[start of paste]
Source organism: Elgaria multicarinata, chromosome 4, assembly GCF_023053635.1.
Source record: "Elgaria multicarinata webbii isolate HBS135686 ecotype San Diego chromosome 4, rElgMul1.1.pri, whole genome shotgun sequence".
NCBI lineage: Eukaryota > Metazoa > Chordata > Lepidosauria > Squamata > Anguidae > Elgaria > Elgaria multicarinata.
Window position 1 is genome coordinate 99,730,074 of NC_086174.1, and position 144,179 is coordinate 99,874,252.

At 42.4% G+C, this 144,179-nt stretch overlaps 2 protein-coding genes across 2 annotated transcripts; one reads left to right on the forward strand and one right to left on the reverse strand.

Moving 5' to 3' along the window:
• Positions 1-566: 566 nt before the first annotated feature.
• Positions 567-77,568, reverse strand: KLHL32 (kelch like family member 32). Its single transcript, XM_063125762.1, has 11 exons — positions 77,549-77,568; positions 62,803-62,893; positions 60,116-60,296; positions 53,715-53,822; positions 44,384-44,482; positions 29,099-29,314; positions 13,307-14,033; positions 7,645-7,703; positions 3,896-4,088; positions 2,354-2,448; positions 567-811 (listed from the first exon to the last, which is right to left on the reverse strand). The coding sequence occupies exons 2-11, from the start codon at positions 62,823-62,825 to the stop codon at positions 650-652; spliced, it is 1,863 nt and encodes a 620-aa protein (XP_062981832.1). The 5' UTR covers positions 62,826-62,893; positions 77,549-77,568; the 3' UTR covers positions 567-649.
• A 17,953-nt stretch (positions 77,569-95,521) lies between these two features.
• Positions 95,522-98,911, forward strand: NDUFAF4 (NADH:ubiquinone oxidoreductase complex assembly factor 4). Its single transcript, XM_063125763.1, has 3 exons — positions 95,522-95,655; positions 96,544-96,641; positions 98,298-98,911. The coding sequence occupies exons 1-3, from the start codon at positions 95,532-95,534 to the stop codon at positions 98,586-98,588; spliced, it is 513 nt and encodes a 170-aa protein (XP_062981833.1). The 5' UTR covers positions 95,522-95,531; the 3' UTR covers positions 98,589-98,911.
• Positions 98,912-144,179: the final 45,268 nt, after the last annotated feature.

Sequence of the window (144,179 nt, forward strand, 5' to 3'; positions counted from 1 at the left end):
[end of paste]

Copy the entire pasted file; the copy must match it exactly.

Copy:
Source organism: Elgaria multicarinata, chromosome 4, assembly GCF_023053635.1.
Source record: "Elgaria multicarinata webbii isolate HBS135686 ecotype San Diego chromosome 4, rElgMul1.1.pri, whole genome shotgun sequence".
NCBI lineage: Eukaryota > Metazoa > Chordata > Lepidosauria > Squamata > Anguidae > Elgaria > Elgaria multicarinata.
Window position 1 is genome coordinate 99,730,074 of NC_086174.1, and position 144,179 is coordinate 99,874,252.

At 42.4% G+C, this 144,179-nt stretch overlaps 2 protein-coding genes across 2 annotated transcripts; one reads left to right on the forward strand and one right to left on the reverse strand.

Moving 5' to 3' along the window:
• Positions 1-566: 566 nt before the first annotated feature.
• Positions 567-77,568, reverse strand: KLHL32 (kelch like family member 32). Its single transcript, XM_063125762.1, has 11 exons — positions 77,549-77,568; positions 62,803-62,893; positions 60,116-60,296; positions 53,715-53,822; positions 44,384-44,482; positions 29,099-29,314; positions 13,307-14,033; positions 7,645-7,703; positions 3,896-4,088; positions 2,354-2,448; positions 567-811 (listed from the first exon to the last, which is right to left on the reverse strand). The coding sequence occupies exons 2-11, from the start codon at positions 62,823-62,825 to the stop codon at positions 650-652; spliced, it is 1,863 nt and encodes a 620-aa protein (XP_062981832.1). The 5' UTR covers positions 62,826-62,893; positions 77,549-77,568; the 3' UTR covers positions 567-649.
• A 17,953-nt stretch (positions 77,569-95,521) lies between these two features.
• Positions 95,522-98,911, forward strand: NDUFAF4 (NADH:ubiquinone oxidoreductase complex assembly factor 4). Its single transcript, XM_063125763.1, has 3 exons — positions 95,522-95,655; positions 96,544-96,641; positions 98,298-98,911. The coding sequence occupies exons 1-3, from the start codon at positions 95,532-95,534 to the stop codon at positions 98,586-98,588; spliced, it is 513 nt and encodes a 170-aa protein (XP_062981833.1). The 5' UTR covers positions 95,522-95,531; the 3' UTR covers positions 98,589-98,911.
• Positions 98,912-144,179: the final 45,268 nt, after the last annotated feature.

Sequence of the window (144,179 nt, forward strand, 5' to 3'; positions counted from 1 at the left end):